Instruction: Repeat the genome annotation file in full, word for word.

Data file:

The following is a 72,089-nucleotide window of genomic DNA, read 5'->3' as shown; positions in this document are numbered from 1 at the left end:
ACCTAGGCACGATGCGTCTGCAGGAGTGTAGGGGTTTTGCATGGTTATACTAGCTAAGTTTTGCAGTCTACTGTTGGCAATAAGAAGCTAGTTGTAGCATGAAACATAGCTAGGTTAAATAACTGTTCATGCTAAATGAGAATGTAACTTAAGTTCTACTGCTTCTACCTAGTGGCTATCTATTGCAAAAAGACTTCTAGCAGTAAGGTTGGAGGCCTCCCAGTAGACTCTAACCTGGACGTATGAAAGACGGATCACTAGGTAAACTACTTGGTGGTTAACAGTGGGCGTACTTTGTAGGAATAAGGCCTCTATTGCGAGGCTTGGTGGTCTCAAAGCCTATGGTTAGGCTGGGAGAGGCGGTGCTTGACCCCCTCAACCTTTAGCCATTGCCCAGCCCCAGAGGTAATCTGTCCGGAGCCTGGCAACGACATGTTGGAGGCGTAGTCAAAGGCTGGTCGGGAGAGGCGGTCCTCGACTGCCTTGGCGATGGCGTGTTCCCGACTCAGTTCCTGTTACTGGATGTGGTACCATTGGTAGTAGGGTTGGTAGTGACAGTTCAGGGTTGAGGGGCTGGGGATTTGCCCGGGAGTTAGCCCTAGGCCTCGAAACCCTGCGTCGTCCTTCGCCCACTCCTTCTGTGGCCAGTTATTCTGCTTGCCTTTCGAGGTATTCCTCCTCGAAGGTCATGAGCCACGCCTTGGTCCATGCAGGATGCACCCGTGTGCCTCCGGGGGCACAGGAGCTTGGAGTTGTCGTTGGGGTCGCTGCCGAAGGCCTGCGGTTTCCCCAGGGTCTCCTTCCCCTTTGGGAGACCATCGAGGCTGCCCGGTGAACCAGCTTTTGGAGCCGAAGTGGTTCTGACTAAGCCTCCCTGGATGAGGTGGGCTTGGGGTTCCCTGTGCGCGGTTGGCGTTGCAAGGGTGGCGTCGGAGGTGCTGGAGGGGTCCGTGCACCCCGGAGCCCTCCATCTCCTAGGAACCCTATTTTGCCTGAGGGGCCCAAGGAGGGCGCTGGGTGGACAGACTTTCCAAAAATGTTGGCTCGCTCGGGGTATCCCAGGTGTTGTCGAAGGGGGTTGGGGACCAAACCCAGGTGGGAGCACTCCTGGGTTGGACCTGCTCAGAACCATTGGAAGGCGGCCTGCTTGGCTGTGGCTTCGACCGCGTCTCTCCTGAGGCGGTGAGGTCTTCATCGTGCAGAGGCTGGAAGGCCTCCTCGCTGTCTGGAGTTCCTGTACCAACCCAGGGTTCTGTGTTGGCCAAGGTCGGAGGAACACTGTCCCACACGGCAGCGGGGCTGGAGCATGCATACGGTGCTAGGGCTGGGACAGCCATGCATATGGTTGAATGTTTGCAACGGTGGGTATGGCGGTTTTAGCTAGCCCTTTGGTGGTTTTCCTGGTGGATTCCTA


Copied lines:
The following is a 72,089-nucleotide window of genomic DNA, read 5'->3' as shown; positions in this document are numbered from 1 at the left end:
ACCTAGGCACGATGCGTCTGCAGGAGTGTAGGGGTTTTGCATGGTTATACTAGCTAAGTTTTGCAGTCTACTGTTGGCAATAAGAAGCTAGTTGTAGCATGAAACATAGCTAGGTTAAATAACTGTTCATGCTAAATGAGAATGTAACTTAAGTTCTACTGCTTCTACCTAGTGGCTATCTATTGCAAAAAGACTTCTAGCAGTAAGGTTGGAGGCCTCCCAGTAGACTCTAACCTGGACGTATGAAAGACGGATCACTAGGTAAACTACTTGGTGGTTAACAGTGGGCGTACTTTGTAGGAATAAGGCCTCTATTGCGAGGCTTGGTGGTCTCAAAGCCTATGGTTAGGCTGGGAGAGGCGGTGCTTGACCCCCTCAACCTTTAGCCATTGCCCAGCCCCAGAGGTAATCTGTCCGGAGCCTGGCAACGACATGTTGGAGGCGTAGTCAAAGGCTGGTCGGGAGAGGCGGTCCTCGACTGCCTTGGCGATGGCGTGTTCCCGACTCAGTTCCTGTTACTGGATGTGGTACCATTGGTAGTAGGGTTGGTAGTGACAGTTCAGGGTTGAGGGGCTGGGGATTTGCCCGGGAGTTAGCCCTAGGCCTCGAAACCCTGCGTCGTCCTTCGCCCACTCCTTCTGTGGCCAGTTATTCTGCTTGCCTTTCGAGGTATTCCTCCTCGAAGGTCATGAGCCACGCCTTGGTCCATGCAGGATGCACCCGTGTGCCTCCGGGGGCACAGGAGCTTGGAGTTGTCGTTGGGGTCGCTGCCGAAGGCCTGCGGTTTCCCCAGGGTCTCCTTCCCCTTTGGGAGACCATCGAGGCTGCCCGGTGAACCAGCTTTTGGAGCCGAAGTGGTTCTGACTAAGCCTCCCTGGATGAGGTGGGCTTGGGGTTCCCTGTGCGCGGTTGGCGTTGCAAGGGTGGCGTCGGAGGTGCTGGAGGGGTCCGTGCACCCCGGAGCCCTCCATCTCCTAGGAACCCTATTTTGCCTGAGGGGCCCAAGGAGGGCGCTGGGTGGACAGACTTTCCAAAAATGTTGGCTCGCTCGGGGTATCCCAGGTGTTGTCGAAGGGGGTTGGGGACCAAACCCAGGTGGGAGCACTCCTGGGTTGGACCTGCTCAGAACCATTGGAAGGCGGCCTGCTTGGCTGTGGCTTCGACCGCGTCTCTCCTGAGGCGGTGAGGTCTTCATCGTGCAGAGGCTGGAAGGCCTCCTCGCTGTCTGGAGTTCCTGTACCAACCCAGGGTTCTGTGTTGGCCAAGGTCGGAGGAACACTGTCCCACACGGCAGCGGGGCTGGAGCATGCATACGGTGCTAGGGCTGGGACAGCCATGCATATGGTTGAATGTTTGCAACGGTGGGTATGGCGGTTTTAGCTAGCCCTTTGGTGGTTTTCCTGGTGGATTCCTA